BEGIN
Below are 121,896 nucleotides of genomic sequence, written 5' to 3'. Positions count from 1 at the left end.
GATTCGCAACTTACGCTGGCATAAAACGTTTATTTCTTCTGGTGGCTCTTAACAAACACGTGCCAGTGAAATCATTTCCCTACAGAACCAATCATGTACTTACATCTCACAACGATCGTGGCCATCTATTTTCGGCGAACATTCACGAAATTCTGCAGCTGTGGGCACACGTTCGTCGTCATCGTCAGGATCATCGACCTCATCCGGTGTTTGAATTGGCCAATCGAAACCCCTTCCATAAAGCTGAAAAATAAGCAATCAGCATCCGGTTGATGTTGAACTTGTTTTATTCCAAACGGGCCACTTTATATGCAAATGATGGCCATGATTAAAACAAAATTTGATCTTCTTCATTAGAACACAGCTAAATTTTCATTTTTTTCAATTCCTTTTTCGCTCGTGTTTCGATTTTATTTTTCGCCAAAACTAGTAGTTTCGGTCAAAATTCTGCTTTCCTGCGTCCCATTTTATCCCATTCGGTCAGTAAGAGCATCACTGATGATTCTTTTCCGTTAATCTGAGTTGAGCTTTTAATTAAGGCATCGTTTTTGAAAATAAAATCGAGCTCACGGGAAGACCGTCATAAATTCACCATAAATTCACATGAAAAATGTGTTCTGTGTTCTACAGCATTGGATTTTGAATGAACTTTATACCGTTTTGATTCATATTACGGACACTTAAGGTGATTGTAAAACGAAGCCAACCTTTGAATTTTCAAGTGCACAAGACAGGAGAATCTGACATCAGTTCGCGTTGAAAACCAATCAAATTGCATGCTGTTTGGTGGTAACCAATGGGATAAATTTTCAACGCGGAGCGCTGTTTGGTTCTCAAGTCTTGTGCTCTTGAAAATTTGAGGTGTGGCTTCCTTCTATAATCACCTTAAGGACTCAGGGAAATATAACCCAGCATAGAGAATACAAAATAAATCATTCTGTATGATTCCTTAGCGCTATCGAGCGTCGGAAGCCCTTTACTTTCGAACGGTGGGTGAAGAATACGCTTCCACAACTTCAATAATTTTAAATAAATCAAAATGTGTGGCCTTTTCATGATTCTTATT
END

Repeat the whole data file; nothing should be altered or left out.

Below are 121,896 nucleotides of genomic sequence, written 5' to 3'. Positions count from 1 at the left end.
GATTCGCAACTTACGCTGGCATAAAACGTTTATTTCTTCTGGTGGCTCTTAACAAACACGTGCCAGTGAAATCATTTCCCTACAGAACCAATCATGTACTTACATCTCACAACGATCGTGGCCATCTATTTTCGGCGAACATTCACGAAATTCTGCAGCTGTGGGCACACGTTCGTCGTCATCGTCAGGATCATCGACCTCATCCGGTGTTTGAATTGGCCAATCGAAACCCCTTCCATAAAGCTGAAAAATAAGCAATCAGCATCCGGTTGATGTTGAACTTGTTTTATTCCAAACGGGCCACTTTATATGCAAATGATGGCCATGATTAAAACAAAATTTGATCTTCTTCATTAGAACACAGCTAAATTTTCATTTTTTTCAATTCCTTTTTCGCTCGTGTTTCGATTTTATTTTTCGCCAAAACTAGTAGTTTCGGTCAAAATTCTGCTTTCCTGCGTCCCATTTTATCCCATTCGGTCAGTAAGAGCATCACTGATGATTCTTTTCCGTTAATCTGAGTTGAGCTTTTAATTAAGGCATCGTTTTTGAAAATAAAATCGAGCTCACGGGAAGACCGTCATAAATTCACCATAAATTCACATGAAAAATGTGTTCTGTGTTCTACAGCATTGGATTTTGAATGAACTTTATACCGTTTTGATTCATATTACGGACACTTAAGGTGATTGTAAAACGAAGCCAACCTTTGAATTTTCAAGTGCACAAGACAGGAGAATCTGACATCAGTTCGCGTTGAAAACCAATCAAATTGCATGCTGTTTGGTGGTAACCAATGGGATAAATTTTCAACGCGGAGCGCTGTTTGGTTCTCAAGTCTTGTGCTCTTGAAAATTTGAGGTGTGGCTTCCTTCTATAATCACCTTAAGGACTCAGGGAAATATAACCCAGCATAGAGAATACAAAATAAATCATTCTGTATGATTCCTTAGCGCTATCGAGCGTCGGAAGCCCTTTACTTTCGAACGGTGGGTGAAGAATACGCTTCCACAACTTCAATAATTTTAAATAAATCAAAATGTGTGGCCTTTTCATGATTCTTATT